Monday, November 30, 2009
I first met Maomai and her mother in July. They were the stars of my first patient story (her before and after photos were incredible). However, the histology reports made it uncertain the tumor was completely eradicated. There was a possibility it was derived from a fast-growing cell that could replicate very quickly. When she left, we all prayed the tumor would not redefine itself.
Six months after surgery, it hasn't.
On Wednesday night I was working in my office after business hours. I was really tired, so when I heard a knock on the door, I wasn't particularly excited.
"There is someone you have to see in the cafe."
I got up, locked the door behind me, and was delighted to find Maomai and her mother, Perlagie, sitting at a table. Dressed in matching outfits, they both looked beautiful. Perlagie is still glowing and Maomai is getting big and fat (like babies should).
As my time here winds down and we prepare to leave Benin, it was wonderful to see the full circle of a patient transformation. I'm really happy they are both doing so well.
And may Maomai continue to grow fatter :)
Sunday, November 29, 2009
On Saturday, there was a blackout on the ship, which meant no lights or toilets. All crew members were encouraged to leave. I spent the day at the near-by saltwater pool, conveniently located next to the beach. The weather was perfect and the company lovely. It was a really good day.
(Thanks to Murray for the photos, and Liz and Jess for the great invitations/pie/punch/decorations)
On Wednesday an outlined hand decorated as a turkey, was stuck to my door. It read "5:30, be at 'our table', and wear your best." I had almost forgotten it was Thanksgiving (the West African heat isn't the best reminder).
Thursday morning, I woke up exhausted, which is never a good start to the day.
As the field service comes to an end and we prepare to sail, I can speak on behalf of the entire crew in saying we are all very tired.
Remembering that my family and friends had the day off as I dragged myself out of bed didn't exactly help my mood. I was jealous of the day they were having. Everyone would sleep in, watch a Christmas movie or football game, and then eat an unhealthy amount of delicious food.
The thought made me a bit cranky all day.
When 5:30 came around, I headed to the dining room like every other night. I was delighted to see two of the cooks standing at each serving line, carving pieces of fresh Turkey. After preparing food for a reception for 200 people, the galley staff had somehow managed to cook us an amazing Thanksgiving turkey dinner.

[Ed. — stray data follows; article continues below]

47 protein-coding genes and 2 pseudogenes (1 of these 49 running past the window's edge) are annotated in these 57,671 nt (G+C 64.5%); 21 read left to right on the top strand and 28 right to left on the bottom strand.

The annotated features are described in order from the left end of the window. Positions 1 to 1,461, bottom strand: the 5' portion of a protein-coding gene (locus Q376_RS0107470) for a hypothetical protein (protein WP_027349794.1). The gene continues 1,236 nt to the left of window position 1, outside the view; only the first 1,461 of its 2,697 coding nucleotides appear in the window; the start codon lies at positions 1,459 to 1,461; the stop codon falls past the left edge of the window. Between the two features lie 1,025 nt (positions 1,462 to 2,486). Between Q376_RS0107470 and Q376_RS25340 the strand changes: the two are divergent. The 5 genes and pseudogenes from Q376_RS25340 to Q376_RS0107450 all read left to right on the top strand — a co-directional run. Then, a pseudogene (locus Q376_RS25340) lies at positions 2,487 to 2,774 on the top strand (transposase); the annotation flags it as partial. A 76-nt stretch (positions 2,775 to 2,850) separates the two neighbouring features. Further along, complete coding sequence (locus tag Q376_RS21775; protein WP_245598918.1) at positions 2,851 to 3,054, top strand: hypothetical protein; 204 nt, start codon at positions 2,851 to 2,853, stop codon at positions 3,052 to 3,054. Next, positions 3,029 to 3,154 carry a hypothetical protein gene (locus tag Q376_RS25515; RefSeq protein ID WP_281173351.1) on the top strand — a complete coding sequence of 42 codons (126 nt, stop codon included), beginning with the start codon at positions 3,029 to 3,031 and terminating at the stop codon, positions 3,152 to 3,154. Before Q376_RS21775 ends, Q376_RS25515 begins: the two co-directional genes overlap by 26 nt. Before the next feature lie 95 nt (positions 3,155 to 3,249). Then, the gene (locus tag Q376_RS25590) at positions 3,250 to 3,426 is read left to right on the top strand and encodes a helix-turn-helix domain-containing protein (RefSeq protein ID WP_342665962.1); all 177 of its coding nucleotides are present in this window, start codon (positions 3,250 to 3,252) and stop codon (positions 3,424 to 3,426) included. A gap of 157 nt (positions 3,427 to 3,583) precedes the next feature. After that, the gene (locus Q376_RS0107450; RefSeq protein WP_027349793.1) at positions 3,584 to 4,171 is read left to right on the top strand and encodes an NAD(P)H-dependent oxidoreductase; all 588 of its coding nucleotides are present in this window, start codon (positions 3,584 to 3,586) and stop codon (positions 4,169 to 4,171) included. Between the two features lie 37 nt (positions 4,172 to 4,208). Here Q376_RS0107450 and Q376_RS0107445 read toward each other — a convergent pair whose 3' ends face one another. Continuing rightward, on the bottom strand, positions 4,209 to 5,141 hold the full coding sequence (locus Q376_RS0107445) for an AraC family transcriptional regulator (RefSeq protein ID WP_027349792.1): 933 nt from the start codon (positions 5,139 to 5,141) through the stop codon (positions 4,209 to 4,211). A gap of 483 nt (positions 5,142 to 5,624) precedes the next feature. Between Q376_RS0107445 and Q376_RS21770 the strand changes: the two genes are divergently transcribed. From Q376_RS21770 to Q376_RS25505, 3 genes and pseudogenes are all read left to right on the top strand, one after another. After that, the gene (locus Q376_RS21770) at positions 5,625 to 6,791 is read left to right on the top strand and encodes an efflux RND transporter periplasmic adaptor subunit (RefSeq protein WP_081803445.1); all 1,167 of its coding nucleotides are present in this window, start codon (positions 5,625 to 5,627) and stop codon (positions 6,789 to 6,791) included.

When I reached "our table" I found fresh pecan pie and punch amidst some lovely decorations. It was surrounded by some really lovely friends. For a few of them (who were non-Americans), it was there very first Thanksgiving.
I looked around the table and realized how much I had to be thankful for. God is always faithful. When I returned to the ship in July, my biggest concern was finding friends and fellowship. And there I sat, celebrating Thanksgiving with some rather remarkable, talented, and diverse friends that uniquely express His love. God is so good.
Regardless of what part of the world He has lead me too or the season of life I have found myself in, He has never failed me. I can always be thankful because I know He never will.
Wednesday, November 25, 2009
We always have a crowd of kids watching.
Every Friday evening we fill several vehicles and drive to a near-by field for a game on ultimate Frisbee. After sitting in an office all week, it's really nice to be outside and get some exercise. It's sad to think we only have one or two Fridays left.
Tuesday, November 24, 2009
photos by Debra Bell
Last Tuesday, the entire crew was invited to the President of Benin's palace for dinner. Around 5:30 pm, buses were sent to begin transporting the 400 person crew to the palace. I was very uncertain of what to expect.
I drove to the event in the communications vehicle. We planned on following one of the buses, but somehow it speedily left our sight before we drove off the dock. Richard (who was driving) headed towards what he thought was the palace. When we arrived, the Mercy Ships logo allowed us passage through the gate and after a few minutes of driving in the compound, we found the rest of our group (it was the palace after all).
The Palace was beautiful, the food was great, and the dance troupe who provided the entertainment was amazing. It's not everyday you dine with the president of a country.
Sunday, November 22, 2009
The last surgeries of the field service we performed on Friday. This is an article on the OR.
For thousands, the 60-second walk down the long hallway which runs through the Africa Mercy has been the final leg in a long quest for physical, emotional, and spiritual restoration. At the hallway's end is a pair of sealed doors which lead to a state-of-the-art operating suite, filled with teams of nurses and surgeons. Every day patients walk through the sealed doors, crossing a threshold of transformation, to receive life-changing free surgery.Over five thousand surgical procedures have already been performed on the Africa Mercy during the 2009 Field Service in Benin.Surgeries performed onboard include orthopaedics, maxillofacial, plastics, general, vesicovaginal fistula repair (VVF), and cataract removal.